We explain what Maslow's pyramid is and how it hierarchizes the different needs of people. Example of each step.
What is Maslow's Pyramid?
The Maslow Pyramid, also called the Pyramid of Human Needs or `` The Carrot '' ( The Carrot ), is a psychological theory that hierarchizes the different aspects of the needs of the human being, and organizes them in a pyramidal structure (or inverted carrot). It was proposed by Abraham Maslow in 1943, in his book A Theory on Human Motivation (in English: A Theory of Human Motivation ).
The hierarchy that organizes the needs of human beings in this pyramid comprises five levels (listed in ascending order):
- Basic or physiological needs . The basic needs, refers to those necessary for the immediate physical survival of the individual, such as breathing, hydrating, feeding, sleeping, avoiding pain, eliminating body wastes, maintaining body temperature, etc.
- Security and protection needs . These are needs related to the protection of the elements, as well as the resources necessary to sustain life over time, such as a home, material resources, medicines, etc.
- Social or membership needs . Those linked to the gregarious and social nature of the human being, such as relationships of friendship, couple, companionship, etc.
- Needs esteem or recognition . Those that are linked to social positioning, the appreciation of others or recognition in a professional or vital area of relevance. It is divided into two different areas, according to Marlow:
- Estimated high . It has to do with the individual's respect for himself, his self-worth, confidence, competence, achievements, independence, etc.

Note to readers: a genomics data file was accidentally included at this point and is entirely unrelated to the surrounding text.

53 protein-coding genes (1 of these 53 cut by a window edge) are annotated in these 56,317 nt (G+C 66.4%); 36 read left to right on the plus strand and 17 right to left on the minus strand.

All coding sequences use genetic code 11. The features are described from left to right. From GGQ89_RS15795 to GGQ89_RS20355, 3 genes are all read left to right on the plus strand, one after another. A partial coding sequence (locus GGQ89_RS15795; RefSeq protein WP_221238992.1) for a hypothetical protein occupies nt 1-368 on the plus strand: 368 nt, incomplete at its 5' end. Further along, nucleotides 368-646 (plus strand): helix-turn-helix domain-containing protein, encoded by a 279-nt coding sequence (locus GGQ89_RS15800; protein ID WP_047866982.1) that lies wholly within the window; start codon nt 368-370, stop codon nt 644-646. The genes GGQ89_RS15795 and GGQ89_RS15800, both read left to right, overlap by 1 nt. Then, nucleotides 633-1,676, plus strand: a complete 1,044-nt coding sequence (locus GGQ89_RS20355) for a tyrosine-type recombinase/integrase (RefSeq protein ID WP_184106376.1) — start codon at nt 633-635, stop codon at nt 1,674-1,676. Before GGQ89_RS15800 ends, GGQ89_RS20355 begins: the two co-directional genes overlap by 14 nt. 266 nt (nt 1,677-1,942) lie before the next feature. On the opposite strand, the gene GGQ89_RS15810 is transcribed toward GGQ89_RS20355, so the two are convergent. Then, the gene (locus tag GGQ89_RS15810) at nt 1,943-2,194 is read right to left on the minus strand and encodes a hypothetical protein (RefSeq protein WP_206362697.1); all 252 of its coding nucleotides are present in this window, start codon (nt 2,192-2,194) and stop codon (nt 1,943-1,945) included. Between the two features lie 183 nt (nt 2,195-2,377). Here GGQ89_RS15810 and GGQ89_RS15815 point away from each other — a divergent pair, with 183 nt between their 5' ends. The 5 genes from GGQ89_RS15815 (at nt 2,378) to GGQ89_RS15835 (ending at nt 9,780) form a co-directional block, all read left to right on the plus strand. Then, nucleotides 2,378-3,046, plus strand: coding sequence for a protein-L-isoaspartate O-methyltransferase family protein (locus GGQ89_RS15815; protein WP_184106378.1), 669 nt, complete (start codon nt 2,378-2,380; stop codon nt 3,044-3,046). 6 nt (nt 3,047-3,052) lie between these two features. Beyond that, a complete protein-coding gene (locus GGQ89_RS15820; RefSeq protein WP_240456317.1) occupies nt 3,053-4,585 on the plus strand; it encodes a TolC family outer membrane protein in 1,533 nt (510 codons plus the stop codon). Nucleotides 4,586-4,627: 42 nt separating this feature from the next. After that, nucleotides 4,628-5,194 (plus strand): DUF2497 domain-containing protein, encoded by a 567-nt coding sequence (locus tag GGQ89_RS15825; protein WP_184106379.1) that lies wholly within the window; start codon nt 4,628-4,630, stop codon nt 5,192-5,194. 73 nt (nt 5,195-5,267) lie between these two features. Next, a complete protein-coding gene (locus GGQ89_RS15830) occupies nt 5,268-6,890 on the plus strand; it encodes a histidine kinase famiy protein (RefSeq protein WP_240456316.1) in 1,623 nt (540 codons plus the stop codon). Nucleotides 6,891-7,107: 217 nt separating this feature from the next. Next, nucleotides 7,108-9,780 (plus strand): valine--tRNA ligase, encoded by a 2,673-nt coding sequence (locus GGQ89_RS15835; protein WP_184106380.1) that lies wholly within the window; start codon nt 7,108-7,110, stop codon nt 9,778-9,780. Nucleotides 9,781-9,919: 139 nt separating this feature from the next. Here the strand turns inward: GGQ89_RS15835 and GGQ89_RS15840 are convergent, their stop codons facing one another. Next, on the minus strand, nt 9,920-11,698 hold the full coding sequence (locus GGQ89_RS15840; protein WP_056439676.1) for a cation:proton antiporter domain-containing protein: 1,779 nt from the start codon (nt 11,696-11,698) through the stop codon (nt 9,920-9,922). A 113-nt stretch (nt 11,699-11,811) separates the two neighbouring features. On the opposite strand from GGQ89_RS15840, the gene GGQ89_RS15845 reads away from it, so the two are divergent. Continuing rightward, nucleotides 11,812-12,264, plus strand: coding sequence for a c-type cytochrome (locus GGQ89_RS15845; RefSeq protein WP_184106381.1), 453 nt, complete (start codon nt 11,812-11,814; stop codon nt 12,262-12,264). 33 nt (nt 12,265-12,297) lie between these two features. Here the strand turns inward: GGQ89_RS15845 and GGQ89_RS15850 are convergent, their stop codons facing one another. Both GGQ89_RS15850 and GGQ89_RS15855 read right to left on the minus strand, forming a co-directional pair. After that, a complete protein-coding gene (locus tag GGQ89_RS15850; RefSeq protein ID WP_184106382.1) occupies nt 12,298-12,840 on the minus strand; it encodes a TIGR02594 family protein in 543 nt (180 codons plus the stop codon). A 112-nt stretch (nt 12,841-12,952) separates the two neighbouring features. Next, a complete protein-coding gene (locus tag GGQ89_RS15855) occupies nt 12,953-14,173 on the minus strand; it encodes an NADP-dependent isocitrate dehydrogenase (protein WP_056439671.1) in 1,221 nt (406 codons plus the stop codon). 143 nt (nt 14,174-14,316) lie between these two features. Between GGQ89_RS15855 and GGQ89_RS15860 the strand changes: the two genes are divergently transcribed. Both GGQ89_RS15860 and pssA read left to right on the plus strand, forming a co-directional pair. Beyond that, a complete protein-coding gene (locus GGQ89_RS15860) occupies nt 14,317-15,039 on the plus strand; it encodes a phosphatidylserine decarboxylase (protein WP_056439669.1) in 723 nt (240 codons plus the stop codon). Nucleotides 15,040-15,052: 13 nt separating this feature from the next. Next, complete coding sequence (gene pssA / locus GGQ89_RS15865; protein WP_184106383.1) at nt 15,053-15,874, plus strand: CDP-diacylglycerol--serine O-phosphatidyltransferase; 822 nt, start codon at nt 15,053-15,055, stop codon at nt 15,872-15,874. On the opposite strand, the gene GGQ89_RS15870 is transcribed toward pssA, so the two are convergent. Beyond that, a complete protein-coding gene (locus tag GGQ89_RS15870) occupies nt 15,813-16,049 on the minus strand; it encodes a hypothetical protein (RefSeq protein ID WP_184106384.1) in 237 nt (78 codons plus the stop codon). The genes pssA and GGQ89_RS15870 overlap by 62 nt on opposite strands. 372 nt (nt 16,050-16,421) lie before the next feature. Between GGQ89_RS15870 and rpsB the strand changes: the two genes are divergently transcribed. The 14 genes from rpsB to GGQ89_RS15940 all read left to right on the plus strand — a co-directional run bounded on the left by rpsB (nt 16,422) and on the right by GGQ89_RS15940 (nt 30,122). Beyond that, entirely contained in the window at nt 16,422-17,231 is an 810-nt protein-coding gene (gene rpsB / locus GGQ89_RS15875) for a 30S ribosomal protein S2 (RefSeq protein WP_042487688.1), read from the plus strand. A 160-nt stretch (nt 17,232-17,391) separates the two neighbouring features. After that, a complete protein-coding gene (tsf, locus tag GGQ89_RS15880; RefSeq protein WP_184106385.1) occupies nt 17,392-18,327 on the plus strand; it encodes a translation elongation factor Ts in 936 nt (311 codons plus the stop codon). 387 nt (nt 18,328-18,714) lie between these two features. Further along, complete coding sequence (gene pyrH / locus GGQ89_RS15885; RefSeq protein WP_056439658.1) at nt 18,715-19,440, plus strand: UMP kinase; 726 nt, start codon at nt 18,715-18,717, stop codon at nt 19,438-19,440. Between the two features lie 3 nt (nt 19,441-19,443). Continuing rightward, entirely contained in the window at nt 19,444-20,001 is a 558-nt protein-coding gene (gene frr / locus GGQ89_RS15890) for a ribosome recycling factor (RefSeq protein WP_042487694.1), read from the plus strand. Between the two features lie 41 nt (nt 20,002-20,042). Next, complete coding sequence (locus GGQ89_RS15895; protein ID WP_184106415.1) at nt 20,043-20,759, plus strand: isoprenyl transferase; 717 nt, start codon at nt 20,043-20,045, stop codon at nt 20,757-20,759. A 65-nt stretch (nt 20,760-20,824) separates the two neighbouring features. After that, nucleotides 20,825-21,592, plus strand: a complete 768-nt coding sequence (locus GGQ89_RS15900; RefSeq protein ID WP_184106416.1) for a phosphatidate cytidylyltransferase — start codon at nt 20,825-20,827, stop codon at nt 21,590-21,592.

- Estimated low . It refers to the respect that comes from others, such as attention, public recognition, fame, glory, dignity, etc.
- Self-realization needs . The highest step of the pyramid has to do with the vital motivation, the highest psychological need of human beings, which has to do with finding an intimate sense of existence.
Maslow's theory was based on the fact that the satisfaction of higher needs cannot occur until the lower ones have been completely covered. In that sense, it divided the pyramid into two sets: the first four levels were considered “deficit needs or D-needs” and the tip of the pyramid “need of being or self-realization” (being needs or B-needs ), since the realization of the latter depended mainly on the previous ones.
Maslow said that only the lack or dissatisfaction of these steps mobilized people, given that the need met does not generate any behavior.
On the other hand, of all the needs of the Maslow Pyramid, only those of the first step are born with the human being, the others are acquired as they integrate into society. For this reason they predominate above the upper ones, and only by satisfying the lower step can the pyramid be climbed. On the other hand, the needs of self-realization do not occur in all individuals, and disappear from view if any of the most elementary needs momentarily fails.
See also: Human Development.
Example of the Maslow Pyramid
Here is a fictional example of the five steps of the pyramid:
- 1. Contribute a transcendent artistic work to humanity.
- 2. Carry out a university career and win art awards.
- 3. Friends, especially from the artistic branch. Have occasional lovers.
- 4. Have a stable house, a bed and an artistic workshop. To have a job.
- 5. Eat, drink water, sleep and bathe daily.